Seizures of methamphetamine at the U.S.-Mexico border surged to a new high in fiscal year 2014, according to U.S. Customs and Border Protection numbers published Sunday.
The San Diego Union-Tribune reported that the bureau’s local field office seized 14,732 pounds of the drug, commonly known as meth, as of Sept. 30. That number accounted for nearly two-thirds of of all the meth seized at all ports of entry nationwide during that same period.
Almost all of the meth consumed in the U.S. was once manufactured domestically, with San Diego as a known production hub.
But a crackdown in the U.S. on the precursor chemicals used to make the synthetic drug has pushed its manufacture south of the border, where drug cartels now find it cheaper and easier to produce and smuggle over the border than cocaine from South America, the paper reported.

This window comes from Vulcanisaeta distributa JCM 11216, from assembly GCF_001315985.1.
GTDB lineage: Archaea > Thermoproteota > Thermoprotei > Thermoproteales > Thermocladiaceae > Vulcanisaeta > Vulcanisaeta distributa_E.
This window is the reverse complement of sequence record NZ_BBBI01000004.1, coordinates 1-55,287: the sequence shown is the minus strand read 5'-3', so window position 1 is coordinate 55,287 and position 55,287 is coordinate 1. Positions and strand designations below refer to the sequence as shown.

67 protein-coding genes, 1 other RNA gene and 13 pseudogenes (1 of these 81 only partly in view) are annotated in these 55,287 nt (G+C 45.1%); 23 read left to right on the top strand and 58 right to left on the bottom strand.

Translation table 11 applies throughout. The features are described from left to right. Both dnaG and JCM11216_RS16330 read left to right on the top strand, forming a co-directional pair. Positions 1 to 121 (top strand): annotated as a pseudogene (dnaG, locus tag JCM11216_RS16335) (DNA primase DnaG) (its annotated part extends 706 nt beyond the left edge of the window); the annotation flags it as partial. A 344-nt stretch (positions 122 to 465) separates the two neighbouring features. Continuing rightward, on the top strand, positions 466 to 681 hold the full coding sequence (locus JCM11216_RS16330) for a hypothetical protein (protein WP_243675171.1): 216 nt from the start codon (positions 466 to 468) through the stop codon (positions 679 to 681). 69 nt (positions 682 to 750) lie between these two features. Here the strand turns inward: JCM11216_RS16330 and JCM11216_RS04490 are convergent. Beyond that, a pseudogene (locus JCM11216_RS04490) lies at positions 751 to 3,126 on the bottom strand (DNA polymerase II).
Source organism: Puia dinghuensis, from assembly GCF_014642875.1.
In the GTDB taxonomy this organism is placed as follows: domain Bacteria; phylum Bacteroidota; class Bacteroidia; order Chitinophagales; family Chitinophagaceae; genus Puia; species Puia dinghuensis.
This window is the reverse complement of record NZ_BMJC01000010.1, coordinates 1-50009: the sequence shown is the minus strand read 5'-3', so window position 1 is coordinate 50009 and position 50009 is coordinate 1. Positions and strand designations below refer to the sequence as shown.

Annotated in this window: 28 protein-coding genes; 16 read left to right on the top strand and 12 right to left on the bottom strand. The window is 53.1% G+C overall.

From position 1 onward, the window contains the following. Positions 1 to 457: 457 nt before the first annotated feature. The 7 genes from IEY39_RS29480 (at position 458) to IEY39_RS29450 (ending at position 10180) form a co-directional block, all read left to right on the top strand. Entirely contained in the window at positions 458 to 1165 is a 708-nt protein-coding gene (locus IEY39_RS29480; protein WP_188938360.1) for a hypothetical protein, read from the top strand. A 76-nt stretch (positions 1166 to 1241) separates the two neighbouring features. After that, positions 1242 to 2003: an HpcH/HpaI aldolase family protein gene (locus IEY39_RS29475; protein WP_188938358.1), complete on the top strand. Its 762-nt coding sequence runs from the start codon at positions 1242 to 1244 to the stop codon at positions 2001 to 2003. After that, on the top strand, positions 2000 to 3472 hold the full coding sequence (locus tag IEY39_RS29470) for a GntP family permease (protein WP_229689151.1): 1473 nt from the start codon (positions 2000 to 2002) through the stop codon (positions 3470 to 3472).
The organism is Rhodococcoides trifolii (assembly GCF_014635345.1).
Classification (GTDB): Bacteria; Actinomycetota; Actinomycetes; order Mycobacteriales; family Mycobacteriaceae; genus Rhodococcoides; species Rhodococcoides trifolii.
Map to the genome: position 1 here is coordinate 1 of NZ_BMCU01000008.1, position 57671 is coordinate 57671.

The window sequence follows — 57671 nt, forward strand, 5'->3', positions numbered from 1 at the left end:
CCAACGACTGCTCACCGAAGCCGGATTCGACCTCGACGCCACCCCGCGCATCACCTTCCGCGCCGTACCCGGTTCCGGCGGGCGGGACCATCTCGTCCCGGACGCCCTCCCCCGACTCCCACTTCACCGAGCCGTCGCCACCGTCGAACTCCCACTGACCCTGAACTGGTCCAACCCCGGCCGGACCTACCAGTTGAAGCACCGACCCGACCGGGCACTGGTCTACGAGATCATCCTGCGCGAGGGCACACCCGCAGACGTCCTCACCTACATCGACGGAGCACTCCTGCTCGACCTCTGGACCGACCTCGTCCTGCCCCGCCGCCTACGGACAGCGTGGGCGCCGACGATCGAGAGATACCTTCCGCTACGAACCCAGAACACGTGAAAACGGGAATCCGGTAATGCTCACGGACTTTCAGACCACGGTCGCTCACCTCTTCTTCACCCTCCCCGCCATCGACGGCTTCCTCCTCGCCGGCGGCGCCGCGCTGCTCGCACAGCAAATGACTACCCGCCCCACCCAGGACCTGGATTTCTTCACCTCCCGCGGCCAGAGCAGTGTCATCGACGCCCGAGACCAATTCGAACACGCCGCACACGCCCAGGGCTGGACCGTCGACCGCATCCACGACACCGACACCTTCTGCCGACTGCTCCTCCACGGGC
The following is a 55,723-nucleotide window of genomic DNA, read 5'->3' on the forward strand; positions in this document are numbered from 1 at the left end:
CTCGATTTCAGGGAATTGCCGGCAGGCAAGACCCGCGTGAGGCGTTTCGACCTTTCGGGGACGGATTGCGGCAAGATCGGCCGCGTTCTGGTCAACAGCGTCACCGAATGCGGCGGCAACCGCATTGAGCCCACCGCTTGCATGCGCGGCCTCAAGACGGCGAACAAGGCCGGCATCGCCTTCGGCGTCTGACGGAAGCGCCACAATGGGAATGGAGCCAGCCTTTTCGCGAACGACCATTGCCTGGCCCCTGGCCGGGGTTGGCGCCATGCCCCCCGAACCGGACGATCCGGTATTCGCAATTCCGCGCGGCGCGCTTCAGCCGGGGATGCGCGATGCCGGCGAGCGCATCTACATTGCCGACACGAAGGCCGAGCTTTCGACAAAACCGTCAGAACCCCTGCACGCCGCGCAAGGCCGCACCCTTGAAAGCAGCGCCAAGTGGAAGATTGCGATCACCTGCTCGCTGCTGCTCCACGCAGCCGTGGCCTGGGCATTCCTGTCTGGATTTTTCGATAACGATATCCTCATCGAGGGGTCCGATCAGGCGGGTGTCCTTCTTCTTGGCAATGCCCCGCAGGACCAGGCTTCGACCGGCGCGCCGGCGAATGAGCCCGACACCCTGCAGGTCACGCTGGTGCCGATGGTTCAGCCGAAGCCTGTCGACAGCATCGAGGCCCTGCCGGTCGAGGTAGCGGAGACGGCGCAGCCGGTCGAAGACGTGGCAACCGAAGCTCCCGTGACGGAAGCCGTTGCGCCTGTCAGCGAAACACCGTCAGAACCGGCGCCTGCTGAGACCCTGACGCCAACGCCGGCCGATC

With the California border as their main smuggling route, “the Mexican cartels are flooding the U.S. marketplace with their cheap methamphetamine,” said Gary Hill, the U.S. Drug Enforcement Administration’s assistant special agent in charge in San Diego.
The U.S. Customs and Border Protection figures also show a 300 percent increase in meth seizures at California ports of entry from fiscal 2009 to 2014.
Agents find the drug, often in smaller quantities, strapped to pedestrians crossing the border, in gas tanks, mixed in with clothing or hidden in food cans emptied of their original contents. In some instances, smugglers are liquefying the drug and trying to conceal it as windshield washer fluid.
Undercover agents are buying the stuff in San Diego for about $3,500 a pound — about a third the cost of a pound of cocaine — and prices have been decreasing since 2008, Hill said. He added that, unlike with cocaine, drug cartels can eliminate the middleman by directly overseeing meth manufacturing and the smaller overhead means a cheaper street price in the U.S.
Original article published by Foxnews.com